Encouraged by Anna, Dido started meeting Aeneas frequently and passionately. She started neglecting her responsibilities, and thus the construction of the city slowed down. Dido became so involved emotionally that she imagined seeing and listening to Aeneas though he was actually out of her sight. 

Dido liked Anchises more and more mainly on account of his remarkable resemblance to his father. The divine intervention at this point aimed at having a union between Aeneas and Dido. During a hunting expedition, Juno caused a sudden thunderstorm, and members of the hunting party scattered. Aeneas and Dido met in a secluded cave and consummated their love under the divine influence. After this incident, Dido started living openly with Aeneas as if he were her husband.

Aeneas Sacrifices Dido’s Love for His Divine Mission

Meanwhile, Jupiter was informed of these developments, and he sent a message to Aeneas to sail for Italy, reminding him of his divine mission and destiny to find a new and great nation for his people. Like the typical hero of the literary epic, Aeneas subordinated his passions to his excellent national task. 

Dido was overwhelmed with great shock and called him a traitor for deserting her. However, Aeneas admitted his profound gratitude for her hospitality. He insisted on sticking to his plans, explaining his predicament. Dido requested him to reconsider his plan recounting how she earned everybody’s hatred for his sake.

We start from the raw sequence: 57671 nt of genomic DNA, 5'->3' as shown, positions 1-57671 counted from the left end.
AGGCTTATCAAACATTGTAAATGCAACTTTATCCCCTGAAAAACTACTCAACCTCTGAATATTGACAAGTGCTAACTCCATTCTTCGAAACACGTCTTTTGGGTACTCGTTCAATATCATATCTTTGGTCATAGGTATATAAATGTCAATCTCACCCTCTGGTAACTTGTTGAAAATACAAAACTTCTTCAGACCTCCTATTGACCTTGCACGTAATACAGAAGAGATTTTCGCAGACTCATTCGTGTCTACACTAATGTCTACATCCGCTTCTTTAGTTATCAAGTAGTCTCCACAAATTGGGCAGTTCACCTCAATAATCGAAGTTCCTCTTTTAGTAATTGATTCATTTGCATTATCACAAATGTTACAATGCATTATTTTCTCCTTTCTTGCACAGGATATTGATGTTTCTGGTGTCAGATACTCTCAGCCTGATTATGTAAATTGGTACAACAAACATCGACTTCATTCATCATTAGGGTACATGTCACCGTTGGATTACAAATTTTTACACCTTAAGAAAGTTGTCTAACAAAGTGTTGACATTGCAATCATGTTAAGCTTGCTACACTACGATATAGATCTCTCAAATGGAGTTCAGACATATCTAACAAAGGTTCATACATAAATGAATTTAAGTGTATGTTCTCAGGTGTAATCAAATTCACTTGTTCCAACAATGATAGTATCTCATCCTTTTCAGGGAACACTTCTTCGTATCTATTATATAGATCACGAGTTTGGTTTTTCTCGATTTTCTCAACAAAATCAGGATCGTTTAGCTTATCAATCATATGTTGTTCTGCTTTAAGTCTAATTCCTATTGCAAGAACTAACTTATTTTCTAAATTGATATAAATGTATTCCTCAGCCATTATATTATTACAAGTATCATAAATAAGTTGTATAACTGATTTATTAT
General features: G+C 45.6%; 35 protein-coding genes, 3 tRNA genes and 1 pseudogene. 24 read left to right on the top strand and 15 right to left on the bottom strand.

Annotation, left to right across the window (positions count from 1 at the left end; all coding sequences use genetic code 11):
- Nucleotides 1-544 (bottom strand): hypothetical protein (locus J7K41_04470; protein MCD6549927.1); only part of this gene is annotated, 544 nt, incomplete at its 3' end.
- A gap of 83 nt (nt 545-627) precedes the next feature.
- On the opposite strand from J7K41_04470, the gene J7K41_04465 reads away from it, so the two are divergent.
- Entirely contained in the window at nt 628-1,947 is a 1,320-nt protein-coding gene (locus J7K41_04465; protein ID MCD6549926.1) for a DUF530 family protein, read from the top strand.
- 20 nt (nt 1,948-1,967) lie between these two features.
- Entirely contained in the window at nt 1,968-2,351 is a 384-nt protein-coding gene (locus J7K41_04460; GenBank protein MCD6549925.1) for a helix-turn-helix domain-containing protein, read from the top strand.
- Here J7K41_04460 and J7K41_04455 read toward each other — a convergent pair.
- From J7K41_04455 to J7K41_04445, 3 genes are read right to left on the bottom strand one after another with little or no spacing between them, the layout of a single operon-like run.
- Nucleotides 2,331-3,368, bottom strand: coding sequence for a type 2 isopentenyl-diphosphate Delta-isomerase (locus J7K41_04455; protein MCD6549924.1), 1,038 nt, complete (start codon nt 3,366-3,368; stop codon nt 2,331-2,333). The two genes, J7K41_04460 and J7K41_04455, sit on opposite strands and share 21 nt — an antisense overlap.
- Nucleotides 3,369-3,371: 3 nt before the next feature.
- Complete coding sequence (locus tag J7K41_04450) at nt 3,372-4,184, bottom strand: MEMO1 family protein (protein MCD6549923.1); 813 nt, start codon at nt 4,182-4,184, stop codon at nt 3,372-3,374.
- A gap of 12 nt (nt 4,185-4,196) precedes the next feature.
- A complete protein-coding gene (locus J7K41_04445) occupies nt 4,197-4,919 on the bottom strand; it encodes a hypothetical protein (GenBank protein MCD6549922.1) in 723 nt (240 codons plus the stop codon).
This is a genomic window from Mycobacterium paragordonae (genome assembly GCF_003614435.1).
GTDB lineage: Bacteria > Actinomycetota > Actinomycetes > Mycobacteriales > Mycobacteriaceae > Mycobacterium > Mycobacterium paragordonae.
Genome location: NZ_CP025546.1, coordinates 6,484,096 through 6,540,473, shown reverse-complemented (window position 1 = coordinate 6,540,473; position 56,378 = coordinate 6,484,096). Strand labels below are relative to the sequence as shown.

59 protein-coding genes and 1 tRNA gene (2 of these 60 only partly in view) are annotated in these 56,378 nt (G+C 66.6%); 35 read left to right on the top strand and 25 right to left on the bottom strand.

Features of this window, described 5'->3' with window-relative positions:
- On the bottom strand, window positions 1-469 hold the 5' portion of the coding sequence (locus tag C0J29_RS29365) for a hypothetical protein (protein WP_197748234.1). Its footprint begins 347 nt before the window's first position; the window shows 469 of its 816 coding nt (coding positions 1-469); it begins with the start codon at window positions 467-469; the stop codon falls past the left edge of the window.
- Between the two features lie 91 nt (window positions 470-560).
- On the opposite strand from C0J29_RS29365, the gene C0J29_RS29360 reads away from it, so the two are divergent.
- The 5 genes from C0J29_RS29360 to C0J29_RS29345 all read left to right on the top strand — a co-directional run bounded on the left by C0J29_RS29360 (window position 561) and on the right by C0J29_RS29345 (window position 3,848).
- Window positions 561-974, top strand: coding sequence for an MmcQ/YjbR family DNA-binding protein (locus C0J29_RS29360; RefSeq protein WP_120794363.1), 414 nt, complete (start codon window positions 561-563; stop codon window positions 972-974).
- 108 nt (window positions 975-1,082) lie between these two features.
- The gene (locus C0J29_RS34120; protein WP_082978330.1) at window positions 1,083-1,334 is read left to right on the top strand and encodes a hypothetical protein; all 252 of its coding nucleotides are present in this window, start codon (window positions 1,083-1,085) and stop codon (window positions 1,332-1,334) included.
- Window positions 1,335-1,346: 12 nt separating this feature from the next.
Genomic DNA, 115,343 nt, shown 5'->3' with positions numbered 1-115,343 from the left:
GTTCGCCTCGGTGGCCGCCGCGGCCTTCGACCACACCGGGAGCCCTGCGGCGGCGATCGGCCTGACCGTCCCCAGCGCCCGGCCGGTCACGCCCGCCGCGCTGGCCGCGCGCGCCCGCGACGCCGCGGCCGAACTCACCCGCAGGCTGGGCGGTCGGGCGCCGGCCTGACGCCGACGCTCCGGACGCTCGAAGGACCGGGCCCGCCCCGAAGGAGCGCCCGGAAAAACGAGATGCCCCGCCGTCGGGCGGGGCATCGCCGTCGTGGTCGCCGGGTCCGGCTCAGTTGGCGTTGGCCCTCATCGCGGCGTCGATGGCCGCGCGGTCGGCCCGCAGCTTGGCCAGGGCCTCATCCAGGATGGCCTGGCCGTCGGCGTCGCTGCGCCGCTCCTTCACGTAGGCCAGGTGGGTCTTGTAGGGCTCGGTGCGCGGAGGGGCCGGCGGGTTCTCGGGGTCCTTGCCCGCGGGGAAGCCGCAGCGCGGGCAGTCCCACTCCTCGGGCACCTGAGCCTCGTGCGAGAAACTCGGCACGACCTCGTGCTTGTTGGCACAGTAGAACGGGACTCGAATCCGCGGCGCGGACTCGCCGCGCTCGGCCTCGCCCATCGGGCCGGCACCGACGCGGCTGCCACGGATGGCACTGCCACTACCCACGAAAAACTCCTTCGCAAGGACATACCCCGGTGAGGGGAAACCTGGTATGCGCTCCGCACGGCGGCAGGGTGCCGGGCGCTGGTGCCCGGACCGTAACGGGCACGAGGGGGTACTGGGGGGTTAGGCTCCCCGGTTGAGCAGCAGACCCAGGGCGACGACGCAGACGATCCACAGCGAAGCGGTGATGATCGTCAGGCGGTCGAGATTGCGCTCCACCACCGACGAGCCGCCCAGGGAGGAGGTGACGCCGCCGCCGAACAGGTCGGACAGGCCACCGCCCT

Dido was immortal by her dignity and reputation; nonetheless, she sacrificed it for her love for Aeneas. She most passionately tells Aeneas that she would not feel so neglected and deserted if she had a son by him. A junior Aeneas resembling his father would move about, and she would discover Aeneas in him.

The Tragic End to The Love of Dido And Aeneas

The last meeting between Aeneas and Dido is a scene of the tremendous emotional crisis, making the episode the most decisive one in the plot. It presents the last contemplation for Aeneas to neglect his divine duty. However, the hero is transformed into a being unlike Achilles, who subordinated his national cause to his dignity. 

The episode also reveals Dido not only as a passionate woman but also as a vindictive one. Having failed in her attempts to stop Aeneas, she cursed the hero and his descendants, predicting an eternal war between his people and the people of Aeneas. She ordered her navy to peruse Trojan ships and finally killed herself with the knife Aeneas offered her as a humble gift. 

Virgil has given a picturesque description of the scene of her suicide. It is full of pathos, and we feel for her sincere feelings.

Wrapping up

Later in the underworld, when Aeneas came across the ghost of Dido, she remained unchanged in her vindictive attitude and avoided the presence of the hero.

The dido episode is central in the plot structure. Virgil conducted Aeneas’ transformation from a Trojan to a Roman in this episode with a blend of magnificence and tragedy.

A H M Ohidujjaman

I'm the Founder of Hamandista Academy. I live in Dhaka, Bangladesh. I studied English Literature and ELT. Now, I'm working as a Lecturer of English at a Dhaka-based Private University.